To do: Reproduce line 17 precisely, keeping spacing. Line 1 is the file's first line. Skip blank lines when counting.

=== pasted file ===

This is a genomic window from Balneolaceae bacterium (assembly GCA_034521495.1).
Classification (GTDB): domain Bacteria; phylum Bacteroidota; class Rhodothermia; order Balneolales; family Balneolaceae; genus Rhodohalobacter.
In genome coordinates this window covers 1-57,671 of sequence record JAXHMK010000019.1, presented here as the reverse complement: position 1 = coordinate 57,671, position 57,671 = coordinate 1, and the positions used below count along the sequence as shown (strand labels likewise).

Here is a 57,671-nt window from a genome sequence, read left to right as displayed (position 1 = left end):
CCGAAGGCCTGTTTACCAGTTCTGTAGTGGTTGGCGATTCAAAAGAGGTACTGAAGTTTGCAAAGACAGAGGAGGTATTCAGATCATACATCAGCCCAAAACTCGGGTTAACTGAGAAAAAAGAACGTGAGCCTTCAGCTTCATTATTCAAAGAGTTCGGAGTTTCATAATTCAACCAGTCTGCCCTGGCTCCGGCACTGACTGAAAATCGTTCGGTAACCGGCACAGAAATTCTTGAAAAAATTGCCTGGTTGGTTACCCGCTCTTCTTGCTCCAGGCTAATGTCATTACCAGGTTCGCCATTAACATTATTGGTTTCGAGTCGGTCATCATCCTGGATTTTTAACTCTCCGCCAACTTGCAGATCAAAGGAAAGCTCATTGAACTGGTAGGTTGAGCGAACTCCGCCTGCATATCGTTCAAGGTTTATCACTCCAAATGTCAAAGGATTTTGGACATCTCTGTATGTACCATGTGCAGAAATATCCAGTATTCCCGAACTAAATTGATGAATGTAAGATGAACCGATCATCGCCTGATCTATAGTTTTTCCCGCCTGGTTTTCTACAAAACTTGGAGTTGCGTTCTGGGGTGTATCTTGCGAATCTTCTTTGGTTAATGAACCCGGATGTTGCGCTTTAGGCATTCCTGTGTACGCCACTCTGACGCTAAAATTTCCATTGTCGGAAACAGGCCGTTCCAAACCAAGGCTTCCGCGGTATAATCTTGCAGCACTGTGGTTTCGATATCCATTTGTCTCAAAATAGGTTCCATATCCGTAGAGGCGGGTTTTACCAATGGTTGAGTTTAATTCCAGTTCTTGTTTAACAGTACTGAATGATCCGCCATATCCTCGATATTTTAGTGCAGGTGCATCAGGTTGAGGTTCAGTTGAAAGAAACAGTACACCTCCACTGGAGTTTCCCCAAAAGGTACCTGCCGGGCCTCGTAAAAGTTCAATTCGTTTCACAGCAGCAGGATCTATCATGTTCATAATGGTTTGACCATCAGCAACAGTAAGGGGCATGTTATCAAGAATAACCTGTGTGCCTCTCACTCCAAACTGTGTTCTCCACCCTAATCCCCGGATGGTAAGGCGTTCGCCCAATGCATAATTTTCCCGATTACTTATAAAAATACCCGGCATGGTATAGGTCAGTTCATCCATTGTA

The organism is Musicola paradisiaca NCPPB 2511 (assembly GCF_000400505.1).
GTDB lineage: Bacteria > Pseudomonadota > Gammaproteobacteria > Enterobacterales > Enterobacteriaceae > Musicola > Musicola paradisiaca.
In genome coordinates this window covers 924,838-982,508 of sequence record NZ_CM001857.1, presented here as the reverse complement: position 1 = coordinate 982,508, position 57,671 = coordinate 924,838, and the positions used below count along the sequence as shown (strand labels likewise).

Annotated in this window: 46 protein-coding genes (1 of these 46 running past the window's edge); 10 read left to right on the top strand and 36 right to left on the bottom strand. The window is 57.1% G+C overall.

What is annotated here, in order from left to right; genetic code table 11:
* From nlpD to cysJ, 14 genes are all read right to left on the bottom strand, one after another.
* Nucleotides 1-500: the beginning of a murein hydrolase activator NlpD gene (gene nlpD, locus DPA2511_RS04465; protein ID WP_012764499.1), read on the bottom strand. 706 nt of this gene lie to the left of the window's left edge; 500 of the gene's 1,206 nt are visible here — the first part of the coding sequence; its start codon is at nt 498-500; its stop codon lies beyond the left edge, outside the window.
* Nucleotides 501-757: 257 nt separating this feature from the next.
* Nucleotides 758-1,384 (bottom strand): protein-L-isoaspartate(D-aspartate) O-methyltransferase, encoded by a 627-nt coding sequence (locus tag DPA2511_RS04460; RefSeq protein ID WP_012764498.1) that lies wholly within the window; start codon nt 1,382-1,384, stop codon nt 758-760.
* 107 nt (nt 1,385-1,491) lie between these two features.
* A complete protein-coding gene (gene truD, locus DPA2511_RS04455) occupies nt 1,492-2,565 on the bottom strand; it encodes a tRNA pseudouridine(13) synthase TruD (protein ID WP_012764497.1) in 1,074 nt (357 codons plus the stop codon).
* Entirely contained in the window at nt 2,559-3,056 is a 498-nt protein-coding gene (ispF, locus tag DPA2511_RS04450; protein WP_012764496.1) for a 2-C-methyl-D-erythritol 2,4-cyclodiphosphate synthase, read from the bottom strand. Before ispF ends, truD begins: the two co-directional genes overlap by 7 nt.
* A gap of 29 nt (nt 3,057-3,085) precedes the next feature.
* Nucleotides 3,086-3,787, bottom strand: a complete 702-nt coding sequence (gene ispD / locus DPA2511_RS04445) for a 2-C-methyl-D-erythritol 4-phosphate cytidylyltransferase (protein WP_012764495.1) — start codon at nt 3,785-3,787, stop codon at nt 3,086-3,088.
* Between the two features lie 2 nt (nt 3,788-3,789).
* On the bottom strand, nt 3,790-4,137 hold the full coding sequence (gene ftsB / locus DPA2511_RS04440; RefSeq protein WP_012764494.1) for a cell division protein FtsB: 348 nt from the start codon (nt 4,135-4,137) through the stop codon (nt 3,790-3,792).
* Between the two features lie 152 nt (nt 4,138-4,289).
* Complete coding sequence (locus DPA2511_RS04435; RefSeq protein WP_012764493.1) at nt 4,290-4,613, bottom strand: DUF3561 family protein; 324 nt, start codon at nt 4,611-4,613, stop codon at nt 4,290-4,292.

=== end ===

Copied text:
* Entirely contained in the window at nt 2,559-3,056 is a 498-nt protein-coding gene (ispF, locus tag DPA2511_RS04450; protein WP_012764496.1) for a 2-C-methyl-D-erythritol 2,4-cyclodiphosphate synthase, read from the bottom strand. Before ispF ends, truD begins: the two co-directional genes overlap by 7 nt.